But there seems to be a notion (in the press) that it's all silly (meaning superficial, most of the slams haven't even given the above two shows credit for the strong humor). That's really not true. Just in the two shows, you have five women offering different perspectives. Only a fool would understimate the power of that.

The show that seems to be geared towards more of a news feel is The Lisa Birnbach Show (airs, Monday through Friday, from nine am to noon). Only six of us listened to this show and we only listened once. Birnbach was discussing a subject in a way that felt was post-it. It wasn't a bumper sticker. It was a post-it. We're not in the mood for a superficial look at the news (this wasn't Birnbach attempting to be humorous, she seemed quite serious) and Jim was yelling to shut it off due to the reductionist factor of the commentary. Throughout the week, we considered listening again. We'd say, "It's not fair, we need to try it again." You know what, it's not fair. Neither is simplistic commentary. We have no plans to listen again.

However, you may enjoy it. We may at some point down the road. But right now, we've sworn off that show. (For the record, the topic wasn't Iraq. But having heard the treatment of another issue, that may be a good thing.) Not currently airing, but coming soon, is The Rolonda Show hosted by Rolonda Watts. We'll be sampling when it starts airing.

What the programs attempt to do is to reach an audience that's been pushed aside. They're attempting to have a conversation (think Donahue's daytime show and, if you're too young to remember, that was nothing like Jerry Springer). We think there's an audience for that. We think the mix of topics should be upped in terms of news, but even if that doesn't happen, an audience is being ignored currently and these programs should be able to reach them.

The programs, contrary to the slams, aren't unlistenable. They are very entertaining and they're often very informative. You'll laugh out loud with The Three Ritas and Women Aloud. But that's provided you can hear it. (You may also enjoy the third program. If you're a reader who always likes the books we don't, we especially suggest you listen to Birnbach.)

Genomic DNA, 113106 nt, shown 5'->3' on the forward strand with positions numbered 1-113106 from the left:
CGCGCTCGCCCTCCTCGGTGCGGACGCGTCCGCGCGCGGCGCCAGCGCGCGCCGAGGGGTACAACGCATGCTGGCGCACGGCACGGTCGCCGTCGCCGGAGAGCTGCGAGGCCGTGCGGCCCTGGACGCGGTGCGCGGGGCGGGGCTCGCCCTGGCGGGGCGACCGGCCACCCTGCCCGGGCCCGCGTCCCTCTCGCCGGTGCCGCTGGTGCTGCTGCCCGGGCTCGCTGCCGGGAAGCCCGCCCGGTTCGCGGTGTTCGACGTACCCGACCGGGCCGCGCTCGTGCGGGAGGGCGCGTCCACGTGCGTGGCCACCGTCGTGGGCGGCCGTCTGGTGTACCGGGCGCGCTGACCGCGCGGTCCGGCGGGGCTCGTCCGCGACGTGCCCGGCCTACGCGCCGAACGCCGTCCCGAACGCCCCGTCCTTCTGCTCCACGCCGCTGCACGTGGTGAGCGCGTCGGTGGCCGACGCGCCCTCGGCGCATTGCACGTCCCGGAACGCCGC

The slam line/thread is that there's no need for this type of programming. The line/thread then goes on to argue that women are all over the place on the radio dial. They must have different radios than we do (and must know many more than the token personalities they toss out). What we know is that Air America Radio started out with women, not a lot, on the air. The weekday daytime lineup included women. That quickly changed. Currently, you can hear a woman on Air America Radio in the morning if you're listening in another time zone because, EST, it's all men.

And that's "left radio." NPR seems scared at the thought of more than one woman host of a show. (They do like the laughable husband-wife duo that TV does.) Not all that long ago, a number of us were offended at a show airing on WBAI, supposedly geared to women, where the guest, with the host's approval, dished to the listeners (gals?) on how to get and keep a man. Listeners were told, forget that you worked all day and you're tired, get into that kitchen cause men sure do love a woman by a stove. The host lapped it up. We can't imagine that happening on GreenStone Media. If one of the Ritas suggested that, we're pretty sure two of them would be all up in her Kool Aid. That a guest offered that nonsense and that a host lapped it up and encouraged it demonstrates just how much GreenStone Media is needed.

What else can we tell you? Megan Mullally was among the guests. They had two more discussing education. The discussion are lively and funny. The Three Ritas and Women Aloud feature women you enjoy spending time with. GreenStone Media, check it out. Steinem's point, always misunderstood by The Times, is that there needs to be more sharing, the programming attempts to break down another wall.